Raspberry Pi Weather Station Mk2

Back in 2015 I built a Raspberry Pi Weather Station based off a version I saw a Professor do for Students on the Raspberry Pi site. I tried to build as many parts by hand and it is was one of my first serious forays into the Pi world. I even wrote an Instructable about it, submitted it, and won 3rd prize in the Pi Day Contest that year. However, a lot of how I did the project was trial and error and figuring it out as I went, so there wasn’t a lot of documentation or diagrams, which was unfortunate from a “sharing how I did it” perspective. I had the station up and operational for not that long, maybe a month, before it wasn’t working reliably and I then I quickly cannibalized it for parts. I liked the project, and some part of it, maybe collecting all that data, scratched the Scientist part of my brain that I don’t get to use as often in my day to day computer job. Fast forward a couple years, and I decide to rebuild the station, trying to learn from the past mistakes and make it better. This post covers some of that story: my Raspberry Pi Weather Station Mark 2.

First off, the sensor package, what’s different, what’s the same. Both systems have all that you would expect from a weather system. Temperature, Humidity, Pressure, Light (via a Photoresistor), Rain Gauge, Wind Direction and Wind Speed. But in the MK2, instead of using a home-built rain and wind sensors, I opted for “store bought” ones that I got off Sparkfun. The new sensors that the MK2 does have are Soil Temperature, Soil Humidity, and two different Air quality sensors: one that is sensitive to dust and smoke, and the other that reacts to gasses like Butane and Methane. I also found and added in a Lightning detector, which is pretty cool, it detects lightning based of the RF signal emitted, and can even preprocess out man-made sources. It works on a I2C bus to the Pi, but I haven’t been having a lot of luck with mine, so it’s equipped (the black chip in the bottom left of the image), but it is not enabled. The first had a camera, and this one does too, but it’s mounted so high up on the back of the house and the camera is not very wide angle so it just snaps an uninteresting picture of the back woods, so I don’t use to do time-lapses like I did in the first version.

Building the Circuit

I have much more experience with PCB burning so for this version, rather than using prototype boards, after I designed out the circuit board in Fritzing, I “made” two different boards, 1 for the “home base”, and one for a “away base” that housed the sensors in a Radiation Shield (which just shields the sensors from direct sunlight but still allows air to move freely through).

The circuit is pretty simple and the boards were easy to make using thermal transfer paper and the toner laser printer. The biggest thing I screwed up the first time through is when printing to the thermal transfer paper I forgot to use the mirror image (since it’s transferring) so the circuit ended up backward and I had to clean off the boards and try again, (while wasting some of that expensive toner).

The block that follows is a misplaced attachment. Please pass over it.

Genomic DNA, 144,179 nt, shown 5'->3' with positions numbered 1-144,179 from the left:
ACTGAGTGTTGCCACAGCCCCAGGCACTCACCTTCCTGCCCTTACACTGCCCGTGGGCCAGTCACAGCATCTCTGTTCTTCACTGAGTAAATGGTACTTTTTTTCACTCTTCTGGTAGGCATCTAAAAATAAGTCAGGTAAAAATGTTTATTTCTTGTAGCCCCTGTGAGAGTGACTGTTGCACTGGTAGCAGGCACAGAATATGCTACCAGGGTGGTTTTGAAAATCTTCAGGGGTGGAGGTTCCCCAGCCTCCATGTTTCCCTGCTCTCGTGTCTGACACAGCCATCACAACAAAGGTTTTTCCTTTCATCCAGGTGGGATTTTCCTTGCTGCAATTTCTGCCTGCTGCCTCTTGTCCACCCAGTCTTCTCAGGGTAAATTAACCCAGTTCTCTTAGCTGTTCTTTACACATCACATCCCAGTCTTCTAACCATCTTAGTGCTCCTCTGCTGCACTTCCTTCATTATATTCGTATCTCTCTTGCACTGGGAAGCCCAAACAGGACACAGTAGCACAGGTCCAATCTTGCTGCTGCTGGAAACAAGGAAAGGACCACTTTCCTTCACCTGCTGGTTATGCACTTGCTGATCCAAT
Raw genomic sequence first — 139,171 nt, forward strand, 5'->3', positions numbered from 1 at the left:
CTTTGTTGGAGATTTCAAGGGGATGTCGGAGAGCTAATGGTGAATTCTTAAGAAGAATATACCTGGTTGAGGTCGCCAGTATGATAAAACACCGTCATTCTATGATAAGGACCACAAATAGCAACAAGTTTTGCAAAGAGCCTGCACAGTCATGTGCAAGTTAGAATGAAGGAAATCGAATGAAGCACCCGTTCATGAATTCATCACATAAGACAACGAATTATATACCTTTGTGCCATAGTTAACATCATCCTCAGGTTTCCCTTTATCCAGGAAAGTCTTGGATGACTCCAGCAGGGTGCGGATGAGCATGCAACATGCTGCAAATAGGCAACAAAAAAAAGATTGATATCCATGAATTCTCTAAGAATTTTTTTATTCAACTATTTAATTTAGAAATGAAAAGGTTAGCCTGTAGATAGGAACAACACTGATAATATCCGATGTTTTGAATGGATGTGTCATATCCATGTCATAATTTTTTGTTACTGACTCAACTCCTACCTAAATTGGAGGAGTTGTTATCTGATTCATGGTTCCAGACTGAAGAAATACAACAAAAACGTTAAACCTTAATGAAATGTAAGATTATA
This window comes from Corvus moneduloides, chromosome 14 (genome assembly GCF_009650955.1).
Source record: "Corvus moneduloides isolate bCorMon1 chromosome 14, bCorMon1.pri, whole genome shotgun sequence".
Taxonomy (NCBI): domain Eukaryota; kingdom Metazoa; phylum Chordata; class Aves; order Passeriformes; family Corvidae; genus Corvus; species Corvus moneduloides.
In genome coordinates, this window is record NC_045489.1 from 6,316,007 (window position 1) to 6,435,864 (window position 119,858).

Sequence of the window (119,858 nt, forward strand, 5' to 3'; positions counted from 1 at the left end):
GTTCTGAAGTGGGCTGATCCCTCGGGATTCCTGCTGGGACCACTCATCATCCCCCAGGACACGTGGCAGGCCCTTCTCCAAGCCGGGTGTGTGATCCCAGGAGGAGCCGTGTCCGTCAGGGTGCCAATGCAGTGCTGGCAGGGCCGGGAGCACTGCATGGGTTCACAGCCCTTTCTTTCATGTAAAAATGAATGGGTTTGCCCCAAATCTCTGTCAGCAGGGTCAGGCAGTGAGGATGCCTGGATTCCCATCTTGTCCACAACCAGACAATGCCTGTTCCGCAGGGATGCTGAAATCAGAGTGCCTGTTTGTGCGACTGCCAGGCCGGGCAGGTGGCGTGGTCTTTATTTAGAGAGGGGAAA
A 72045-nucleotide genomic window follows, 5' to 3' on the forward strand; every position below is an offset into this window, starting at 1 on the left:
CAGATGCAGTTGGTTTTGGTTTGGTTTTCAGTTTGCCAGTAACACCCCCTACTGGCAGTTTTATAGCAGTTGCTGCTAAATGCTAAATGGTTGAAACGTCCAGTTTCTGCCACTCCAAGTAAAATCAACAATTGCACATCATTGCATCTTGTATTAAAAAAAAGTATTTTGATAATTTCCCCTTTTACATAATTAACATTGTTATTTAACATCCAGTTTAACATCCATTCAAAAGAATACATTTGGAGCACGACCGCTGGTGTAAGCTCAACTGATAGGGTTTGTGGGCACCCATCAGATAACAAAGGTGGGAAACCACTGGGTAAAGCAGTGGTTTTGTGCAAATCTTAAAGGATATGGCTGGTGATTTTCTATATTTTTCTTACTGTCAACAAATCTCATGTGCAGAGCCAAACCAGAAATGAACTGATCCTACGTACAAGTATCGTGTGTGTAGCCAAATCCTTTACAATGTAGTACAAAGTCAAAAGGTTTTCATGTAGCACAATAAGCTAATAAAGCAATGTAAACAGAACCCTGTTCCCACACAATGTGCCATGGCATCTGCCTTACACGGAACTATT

Testing, Testing, Testing

Due to other unforeseen issues it took a long time to build out this project and therefore once of the unexpected benefits was that I had prototyped it out on a breadboard and ran this system for almost a month.

I was also learning Gitlab Pipelines at the same time so I also used the long development time to make some automated checks and pipeline hooks. This had the added challenge of not running on a traditional x86/x64 processor and I ran the code inside Docker containers so I setup another Pi as my gitlabrunner to run everything on. Overall, the whole thing was nothing too fancy, it just linted my code using flake8 and did some basic tests. Definitely not full test driven development but it was a start towards CICD with sensors and Pi and it used web-hooks and posted to a private Slack channel and that was pretty cool.

For displaying the data I switched from a PHP site to storing the data in Postgres and using the Google Charts API to make my plots. This was definitely not optimal since I ended up reusing a LOT of code inefficiently across pages. Plus in the end I ended up using PHP code to extract out the data from Postgres and format it accordingly into the Javascript used by Google Charts. You read that write: i wrote PHP code that wrote Javascript code. This was seriously stupid and the whole thing probably needs to be thrown out and written in Python or NodeJS.

Overall the Mark 2 came out much better than the original weather station. I think the long development time was an unexpected advantage. Due to the downtime in between it forced me to update diagrams and documentation as well as take decent notes when I was working on the project, otherwise when I came back to work on the project I would have forgotten all the changes and how certain pieces worked and were connected to each other.

The other thing that worked well was I had a plan but was not married to it. I had an idea of how things would hook together, what would be where and what GPIO pins I would use, but these were not set in stone so if I ran in to unexpected roadblocks like not having enough space here, or this component needed these pins or operated different than how I thought it did, then I was able to adapt, update my diagrams and notes and move on. I think by following that process the end result was more robust and “tested” and will ultimately have more longevity.

As of this writing the station has been running continuously since mid-April, which makes the Mark 2 already more successful then it’s predecessor.

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